Euler can handle sound and graphics.
Sound can be created with the Euler matrix language, and analyzed with the Fast Fourier Transform (FFT). Euler can save sound in the wav file format, and play sounds in files.
Let us generate 5 seconds of sound. The default sampling rate is 44100 per second. First we need the time variable.
Now generate a 440 Hz sound.
We can analyze it using FFT.
To play the sound, Euler saves the file in the user home directory. After playing the file, it is deleted.
We add some noise.
To fix this noise, we FFT the signal, and remove anything smaller than 0.1 times the maximal FFT result.
>f=fft(s); m=max(abs(f)); f=f*(abs(f)>0.1*m); sclear=re(ifft(f)); ... analyzesound(sclear):
This clears the sound effectively.
We can also remove the sound with a filter. We use a simple filter, averaging over the 10 neighbors of each element.
FFT can be used to fold a sound with the filter.
The result is not perfect.
The sound utilities contain other functions to generate sounds. Let us add a few of them to one sound and play this sound.
>t=soundsec(0.6); ... s=sin(440*t)|soundtriangle(440*t)|soundpulse(440*t)|soundsaw(440*t); ... playwave(s);
The mapsound function analyzes the sound in time windows. The time is vertical and the frequencies are horizontal.
You can see the changes in the frequencies. E.g., the triangle waves sound like a clarinet, because it uses odd frequencies.
Let us change the frequency from 0 to 2 seconds, increasing from 440 to 880 Hz.
>function frequ(t) &= 880*(1-0.5*exp(-t/2)); ... plot2d("frequ(x*2*pi)",0,2):
To generate the correct sound, we need the integral of this frequency control function.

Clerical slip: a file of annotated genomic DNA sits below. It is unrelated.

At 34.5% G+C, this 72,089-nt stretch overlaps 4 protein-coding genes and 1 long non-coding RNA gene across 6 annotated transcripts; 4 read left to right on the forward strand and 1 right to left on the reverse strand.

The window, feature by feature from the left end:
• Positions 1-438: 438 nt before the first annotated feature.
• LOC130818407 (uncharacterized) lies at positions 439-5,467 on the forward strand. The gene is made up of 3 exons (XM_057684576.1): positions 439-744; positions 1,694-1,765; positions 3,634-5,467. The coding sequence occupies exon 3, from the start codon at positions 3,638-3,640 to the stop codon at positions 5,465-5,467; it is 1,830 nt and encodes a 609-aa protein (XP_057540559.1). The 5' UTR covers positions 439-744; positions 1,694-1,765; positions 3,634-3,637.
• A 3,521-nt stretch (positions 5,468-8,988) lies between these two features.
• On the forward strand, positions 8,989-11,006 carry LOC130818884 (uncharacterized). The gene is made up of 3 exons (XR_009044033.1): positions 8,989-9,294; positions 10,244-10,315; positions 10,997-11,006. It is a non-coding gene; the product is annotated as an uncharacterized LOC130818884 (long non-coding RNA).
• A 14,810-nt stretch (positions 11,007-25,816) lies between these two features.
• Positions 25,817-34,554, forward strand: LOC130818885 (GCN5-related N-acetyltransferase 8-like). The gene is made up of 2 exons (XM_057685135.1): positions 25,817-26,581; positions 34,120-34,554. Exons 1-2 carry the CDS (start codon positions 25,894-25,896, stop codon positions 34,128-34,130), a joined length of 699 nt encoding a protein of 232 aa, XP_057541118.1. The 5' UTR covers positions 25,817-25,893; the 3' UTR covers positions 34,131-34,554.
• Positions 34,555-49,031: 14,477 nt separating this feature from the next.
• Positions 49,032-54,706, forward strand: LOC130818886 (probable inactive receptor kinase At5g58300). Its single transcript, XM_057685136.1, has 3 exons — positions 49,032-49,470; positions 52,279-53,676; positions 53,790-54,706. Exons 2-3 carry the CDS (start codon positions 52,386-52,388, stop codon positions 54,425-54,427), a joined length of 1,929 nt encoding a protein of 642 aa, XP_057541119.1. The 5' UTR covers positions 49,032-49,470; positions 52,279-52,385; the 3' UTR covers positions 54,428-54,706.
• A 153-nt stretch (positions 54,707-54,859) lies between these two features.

>function Frequ(t) &= integrate(frequ(t),t)
- t/2 880 (1.0 E + t)
Now, we can generate the sound.
We can make a windowed FFT for this with the following function.
And listen to the result.
We can use the matrix language to generate frequencies. For an example, we generate
>t=soundsec(1); n=1:10; s=sum(sin(440*n*t')/n)'; playwave(s); >analyzesound(s,fmax=4400):
To generate such a sum, we can also use Maxima and let it create the formula for us.
>cossum &= sum(sin(n*x)/n,n,1,10)
sin(10 x) sin(9 x) sin(8 x) sin(7 x) sin(6 x) --------- + -------- + -------- + -------- + -------- 10 9 8 7 6 sin(5 x) sin(4 x) sin(3 x) sin(2 x) + -------- + -------- + -------- + -------- + sin(x) 5 4 3 2
A single period of this wave looks like this.
And we can evaluate this expression as usual in Euler.
For stereo sound, we need two rows of sound. Let us generate a 2 second sample of 220Hz.
Now we fade the sound from left to right exponentially and put the two channels to a 2xn matrix v. We play it back and forth once.
>h=sin(t); v=((s*h)_(s*(1-h))); playwave(v);
For more examples on sound in Euler see the following notebooks.
Examples/Temperament in Musical Pitch
Examples/Sample Rates of Sound
Graphics can be stored in Euler in compact form, using one real number for each pixel, or in matrices of red-, green-, or blue-channel.
Let us create a colorful matrix.
>r=0:0.005:1; g=(0:0.005:1)'; M=rgb(r,g,0);
The matrix is plotted with the (0,0) corner in the lower left. The plot with "plotrgb" fills the current plot window.
The command "insrgb" inserts a rgb matrix into the text window. Note that the graphics is only 200x200.
To save the file, we choose a location in the user home directory.
Save the file.
Load it back, and remove the file.
Let us add some blue noise. To do this, we extract the red and green channels and set the blue channel to a random value, and reassemble this to a rgb image with the "rgb" function.